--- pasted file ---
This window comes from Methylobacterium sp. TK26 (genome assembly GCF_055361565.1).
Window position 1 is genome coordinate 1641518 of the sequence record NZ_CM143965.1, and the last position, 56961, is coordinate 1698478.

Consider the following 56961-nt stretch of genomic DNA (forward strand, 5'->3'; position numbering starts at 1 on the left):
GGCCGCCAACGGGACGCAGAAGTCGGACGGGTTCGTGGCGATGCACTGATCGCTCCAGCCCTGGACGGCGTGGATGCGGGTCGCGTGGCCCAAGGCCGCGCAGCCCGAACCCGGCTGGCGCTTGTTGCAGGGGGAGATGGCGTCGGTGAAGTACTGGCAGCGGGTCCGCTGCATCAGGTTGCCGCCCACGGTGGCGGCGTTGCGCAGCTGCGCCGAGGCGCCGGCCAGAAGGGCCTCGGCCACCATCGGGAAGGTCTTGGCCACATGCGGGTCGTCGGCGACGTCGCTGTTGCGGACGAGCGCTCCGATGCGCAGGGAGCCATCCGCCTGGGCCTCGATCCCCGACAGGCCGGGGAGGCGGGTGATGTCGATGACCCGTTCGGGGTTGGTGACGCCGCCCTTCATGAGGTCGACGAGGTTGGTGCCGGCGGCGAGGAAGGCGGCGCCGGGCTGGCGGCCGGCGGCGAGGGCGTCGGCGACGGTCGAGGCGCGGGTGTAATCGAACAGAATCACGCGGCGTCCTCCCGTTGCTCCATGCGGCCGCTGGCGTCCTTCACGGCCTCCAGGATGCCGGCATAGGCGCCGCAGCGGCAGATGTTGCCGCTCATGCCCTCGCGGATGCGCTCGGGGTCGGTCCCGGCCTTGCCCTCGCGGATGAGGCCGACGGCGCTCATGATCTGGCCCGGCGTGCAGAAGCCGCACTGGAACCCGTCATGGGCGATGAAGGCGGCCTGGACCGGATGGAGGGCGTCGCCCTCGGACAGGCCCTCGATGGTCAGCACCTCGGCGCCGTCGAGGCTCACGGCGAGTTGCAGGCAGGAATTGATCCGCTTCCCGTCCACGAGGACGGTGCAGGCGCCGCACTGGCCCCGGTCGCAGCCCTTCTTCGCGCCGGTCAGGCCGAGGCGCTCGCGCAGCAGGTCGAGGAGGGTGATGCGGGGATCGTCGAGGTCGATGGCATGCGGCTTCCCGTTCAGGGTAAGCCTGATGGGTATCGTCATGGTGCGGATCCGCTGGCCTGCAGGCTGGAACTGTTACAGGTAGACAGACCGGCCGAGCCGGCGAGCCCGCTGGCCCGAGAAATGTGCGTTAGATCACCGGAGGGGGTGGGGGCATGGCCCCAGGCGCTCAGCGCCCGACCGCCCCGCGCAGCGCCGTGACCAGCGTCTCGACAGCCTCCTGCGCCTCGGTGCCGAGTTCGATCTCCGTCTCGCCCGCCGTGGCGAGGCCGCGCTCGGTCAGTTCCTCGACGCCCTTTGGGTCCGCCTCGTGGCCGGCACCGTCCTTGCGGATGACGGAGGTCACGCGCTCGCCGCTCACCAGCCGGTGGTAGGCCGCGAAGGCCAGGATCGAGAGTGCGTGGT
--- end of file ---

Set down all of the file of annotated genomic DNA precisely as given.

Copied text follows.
This window comes from Methylobacterium sp. TK26 (genome assembly GCF_055361565.1).
Window position 1 is genome coordinate 1641518 of the sequence record NZ_CM143965.1, and the last position, 56961, is coordinate 1698478.

Consider the following 56961-nt stretch of genomic DNA (forward strand, 5'->3'; position numbering starts at 1 on the left):
GGCCGCCAACGGGACGCAGAAGTCGGACGGGTTCGTGGCGATGCACTGATCGCTCCAGCCCTGGACGGCGTGGATGCGGGTCGCGTGGCCCAAGGCCGCGCAGCCCGAACCCGGCTGGCGCTTGTTGCAGGGGGAGATGGCGTCGGTGAAGTACTGGCAGCGGGTCCGCTGCATCAGGTTGCCGCCCACGGTGGCGGCGTTGCGCAGCTGCGCCGAGGCGCCGGCCAGAAGGGCCTCGGCCACCATCGGGAAGGTCTTGGCCACATGCGGGTCGTCGGCGACGTCGCTGTTGCGGACGAGCGCTCCGATGCGCAGGGAGCCATCCGCCTGGGCCTCGATCCCCGACAGGCCGGGGAGGCGGGTGATGTCGATGACCCGTTCGGGGTTGGTGACGCCGCCCTTCATGAGGTCGACGAGGTTGGTGCCGGCGGCGAGGAAGGCGGCGCCGGGCTGGCGGCCGGCGGCGAGGGCGTCGGCGACGGTCGAGGCGCGGGTGTAATCGAACAGAATCACGCGGCGTCCTCCCGTTGCTCCATGCGGCCGCTGGCGTCCTTCACGGCCTCCAGGATGCCGGCATAGGCGCCGCAGCGGCAGATGTTGCCGCTCATGCCCTCGCGGATGCGCTCGGGGTCGGTCCCGGCCTTGCCCTCGCGGATGAGGCCGACGGCGCTCATGATCTGGCCCGGCGTGCAGAAGCCGCACTGGAACCCGTCATGGGCGATGAAGGCGGCCTGGACCGGATGGAGGGCGTCGCCCTCGGACAGGCCCTCGATGGTCAGCACCTCGGCGCCGTCGAGGCTCACGGCGAGTTGCAGGCAGGAATTGATCCGCTTCCCGTCCACGAGGACGGTGCAGGCGCCGCACTGGCCCCGGTCGCAGCCCTTCTTCGCGCCGGTCAGGCCGAGGCGCTCGCGCAGCAGGTCGAGGAGGGTGATGCGGGGATCGTCGAGGTCGATGGCATGCGGCTTCCCGTTCAGGGTAAGCCTGATGGGTATCGTCATGGTGCGGATCCGCTGGCCTGCAGGCTGGAACTGTTACAGGTAGACAGACCGGCCGAGCCGGCGAGCCCGCTGGCCCGAGAAATGTGCGTTAGATCACCGGAGGGGGTGGGGGCATGGCCCCAGGCGCTCAGCGCCCGACCGCCCCGCGCAGCGCCGTGACCAGCGTCTCGACAGCCTCCTGCGCCTCGGTGCCGAGTTCGATCTCCGTCTCGCCCGCCGTGGCGAGGCCGCGCTCGGTCAGTTCCTCGACGCCCTTTGGGTCCGCCTCGTGGCCGGCACCGTCCTTGCGGATGACGGAGGTCACGCGCTCGCCGCTCACCAGCCGGTGGTAGGCCGCGAAGGCCAGGATCGAGAGTGCGTGGT